Is lead harmful?
In the past, lead was widely used for everything from plumbing to electronics.
It is now known that over time, exposure to lead can affect health, with the greatest risk being to children under six and to pregnant women.
As a result, the Government has banned the use of lead in many products, and it has not been used for water pipes since 1970. The Government also advises that we should minimise our exposure to lead from all sources, including drinking water.
You can find out more about the health issues here.
- This leaflet from the Drinking Water Inspectorate (DWI) (PDF 100 KB opens in a new window) explains how lead can get into water and what you can do to safeguard health
- Public Health England has a number of downloadable leaflets about lead and its effects on health
Does your home have lead pipes?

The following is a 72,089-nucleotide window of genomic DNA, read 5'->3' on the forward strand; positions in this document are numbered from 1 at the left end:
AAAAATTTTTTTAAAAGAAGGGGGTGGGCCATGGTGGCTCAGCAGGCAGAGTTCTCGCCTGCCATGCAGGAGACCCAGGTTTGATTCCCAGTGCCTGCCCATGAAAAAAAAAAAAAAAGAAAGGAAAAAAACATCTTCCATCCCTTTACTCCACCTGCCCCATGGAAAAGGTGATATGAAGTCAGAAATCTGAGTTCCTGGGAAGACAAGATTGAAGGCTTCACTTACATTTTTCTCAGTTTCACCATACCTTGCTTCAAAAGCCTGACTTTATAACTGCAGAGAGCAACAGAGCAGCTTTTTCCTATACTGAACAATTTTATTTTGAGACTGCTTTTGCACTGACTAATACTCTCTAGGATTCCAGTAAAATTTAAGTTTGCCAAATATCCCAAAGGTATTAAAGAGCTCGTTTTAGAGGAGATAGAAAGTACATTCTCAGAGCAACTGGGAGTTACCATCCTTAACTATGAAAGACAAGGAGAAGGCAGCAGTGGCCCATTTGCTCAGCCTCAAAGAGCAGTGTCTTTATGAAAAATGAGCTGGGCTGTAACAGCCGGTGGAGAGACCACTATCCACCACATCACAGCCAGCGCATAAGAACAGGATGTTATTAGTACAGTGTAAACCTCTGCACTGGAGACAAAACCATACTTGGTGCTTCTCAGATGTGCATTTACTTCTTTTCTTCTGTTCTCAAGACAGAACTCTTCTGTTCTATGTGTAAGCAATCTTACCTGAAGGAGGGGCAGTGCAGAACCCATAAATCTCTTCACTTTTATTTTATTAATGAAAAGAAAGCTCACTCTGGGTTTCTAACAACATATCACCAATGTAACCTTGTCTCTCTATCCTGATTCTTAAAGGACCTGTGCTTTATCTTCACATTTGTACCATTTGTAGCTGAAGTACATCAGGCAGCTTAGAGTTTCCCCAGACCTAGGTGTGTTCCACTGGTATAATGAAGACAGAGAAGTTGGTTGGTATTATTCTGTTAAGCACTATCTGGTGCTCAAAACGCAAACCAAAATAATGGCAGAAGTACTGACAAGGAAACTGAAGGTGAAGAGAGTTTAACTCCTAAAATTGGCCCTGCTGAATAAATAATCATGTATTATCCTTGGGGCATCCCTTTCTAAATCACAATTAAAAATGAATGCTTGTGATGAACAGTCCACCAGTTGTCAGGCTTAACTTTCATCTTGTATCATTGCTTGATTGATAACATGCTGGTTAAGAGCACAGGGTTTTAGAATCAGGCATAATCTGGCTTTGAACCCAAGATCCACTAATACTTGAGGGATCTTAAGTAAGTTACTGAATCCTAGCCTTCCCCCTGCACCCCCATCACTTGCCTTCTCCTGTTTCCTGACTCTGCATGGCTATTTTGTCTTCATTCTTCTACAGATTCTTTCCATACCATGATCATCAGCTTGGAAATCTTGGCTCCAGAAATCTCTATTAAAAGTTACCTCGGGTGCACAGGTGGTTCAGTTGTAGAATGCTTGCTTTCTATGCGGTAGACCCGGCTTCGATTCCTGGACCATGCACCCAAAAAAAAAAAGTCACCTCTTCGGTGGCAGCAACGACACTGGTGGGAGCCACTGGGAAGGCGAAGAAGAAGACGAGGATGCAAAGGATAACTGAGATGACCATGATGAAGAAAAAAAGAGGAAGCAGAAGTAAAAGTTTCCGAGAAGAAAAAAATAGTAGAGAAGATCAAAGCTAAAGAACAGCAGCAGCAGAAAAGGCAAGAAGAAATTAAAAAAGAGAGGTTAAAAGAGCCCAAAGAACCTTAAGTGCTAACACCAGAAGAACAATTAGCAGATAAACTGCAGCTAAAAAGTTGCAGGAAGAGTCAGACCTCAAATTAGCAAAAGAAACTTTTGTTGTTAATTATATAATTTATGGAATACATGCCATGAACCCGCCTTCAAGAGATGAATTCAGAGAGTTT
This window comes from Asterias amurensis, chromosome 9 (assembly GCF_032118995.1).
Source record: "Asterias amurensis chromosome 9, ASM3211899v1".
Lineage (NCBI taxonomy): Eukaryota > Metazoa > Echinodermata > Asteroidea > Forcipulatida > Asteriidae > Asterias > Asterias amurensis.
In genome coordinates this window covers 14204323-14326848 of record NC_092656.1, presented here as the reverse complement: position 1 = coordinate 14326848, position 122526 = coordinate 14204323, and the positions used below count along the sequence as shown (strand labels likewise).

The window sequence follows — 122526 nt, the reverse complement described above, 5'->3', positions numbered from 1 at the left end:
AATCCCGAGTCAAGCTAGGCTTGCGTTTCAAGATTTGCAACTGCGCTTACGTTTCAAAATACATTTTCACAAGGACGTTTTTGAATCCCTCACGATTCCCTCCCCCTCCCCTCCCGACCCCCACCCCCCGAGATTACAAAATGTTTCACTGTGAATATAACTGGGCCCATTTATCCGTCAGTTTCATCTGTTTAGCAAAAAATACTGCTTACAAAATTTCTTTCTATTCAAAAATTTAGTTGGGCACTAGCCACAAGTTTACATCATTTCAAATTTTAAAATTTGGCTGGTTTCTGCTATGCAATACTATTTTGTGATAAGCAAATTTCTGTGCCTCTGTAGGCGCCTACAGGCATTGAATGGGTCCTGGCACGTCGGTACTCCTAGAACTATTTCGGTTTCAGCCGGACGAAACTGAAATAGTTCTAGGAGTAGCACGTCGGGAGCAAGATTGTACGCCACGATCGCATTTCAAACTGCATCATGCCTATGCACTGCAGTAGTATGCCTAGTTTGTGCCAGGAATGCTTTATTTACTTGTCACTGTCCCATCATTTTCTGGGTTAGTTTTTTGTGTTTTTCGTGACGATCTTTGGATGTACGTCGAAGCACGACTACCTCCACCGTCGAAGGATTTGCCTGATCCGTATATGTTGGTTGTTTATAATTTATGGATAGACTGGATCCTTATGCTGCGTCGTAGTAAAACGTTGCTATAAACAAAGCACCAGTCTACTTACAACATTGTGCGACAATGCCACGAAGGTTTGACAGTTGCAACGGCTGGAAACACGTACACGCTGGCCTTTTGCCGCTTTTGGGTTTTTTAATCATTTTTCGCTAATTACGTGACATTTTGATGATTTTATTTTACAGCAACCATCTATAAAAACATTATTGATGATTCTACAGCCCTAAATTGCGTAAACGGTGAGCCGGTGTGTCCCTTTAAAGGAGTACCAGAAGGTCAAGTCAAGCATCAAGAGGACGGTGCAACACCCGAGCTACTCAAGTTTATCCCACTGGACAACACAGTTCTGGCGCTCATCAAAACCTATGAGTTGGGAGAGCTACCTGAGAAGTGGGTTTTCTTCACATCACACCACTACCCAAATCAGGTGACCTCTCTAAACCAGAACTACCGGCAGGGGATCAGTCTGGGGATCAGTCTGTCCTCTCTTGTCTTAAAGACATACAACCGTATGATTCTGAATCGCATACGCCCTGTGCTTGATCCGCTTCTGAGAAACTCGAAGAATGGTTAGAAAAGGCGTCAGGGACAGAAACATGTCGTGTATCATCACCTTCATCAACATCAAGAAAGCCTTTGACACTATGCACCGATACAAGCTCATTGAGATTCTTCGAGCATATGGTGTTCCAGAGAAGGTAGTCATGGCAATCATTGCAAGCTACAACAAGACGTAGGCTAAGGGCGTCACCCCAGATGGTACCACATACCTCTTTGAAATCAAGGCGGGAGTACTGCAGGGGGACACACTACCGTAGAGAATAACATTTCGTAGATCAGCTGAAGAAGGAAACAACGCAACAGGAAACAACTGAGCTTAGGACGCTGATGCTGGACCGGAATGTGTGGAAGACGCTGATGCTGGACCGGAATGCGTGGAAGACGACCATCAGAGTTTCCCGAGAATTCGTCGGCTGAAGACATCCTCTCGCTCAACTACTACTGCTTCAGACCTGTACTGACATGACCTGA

If your home has been modernised since 1970 and all of the pipes from the water company's stop valve outside your home to the kitchen tap have been replaced, there should be no lead pipe on your property.
However, a third of properties in the North West built before 1970 are believed to still have some lead plumbing. If you live in an older property, your supply pipe - the underground pipe that connects your home to the public water mains - could be made of lead, and there's a chance that there may be some lead pipes inside your home.
Below are some simple ways to check if you have lead pipes.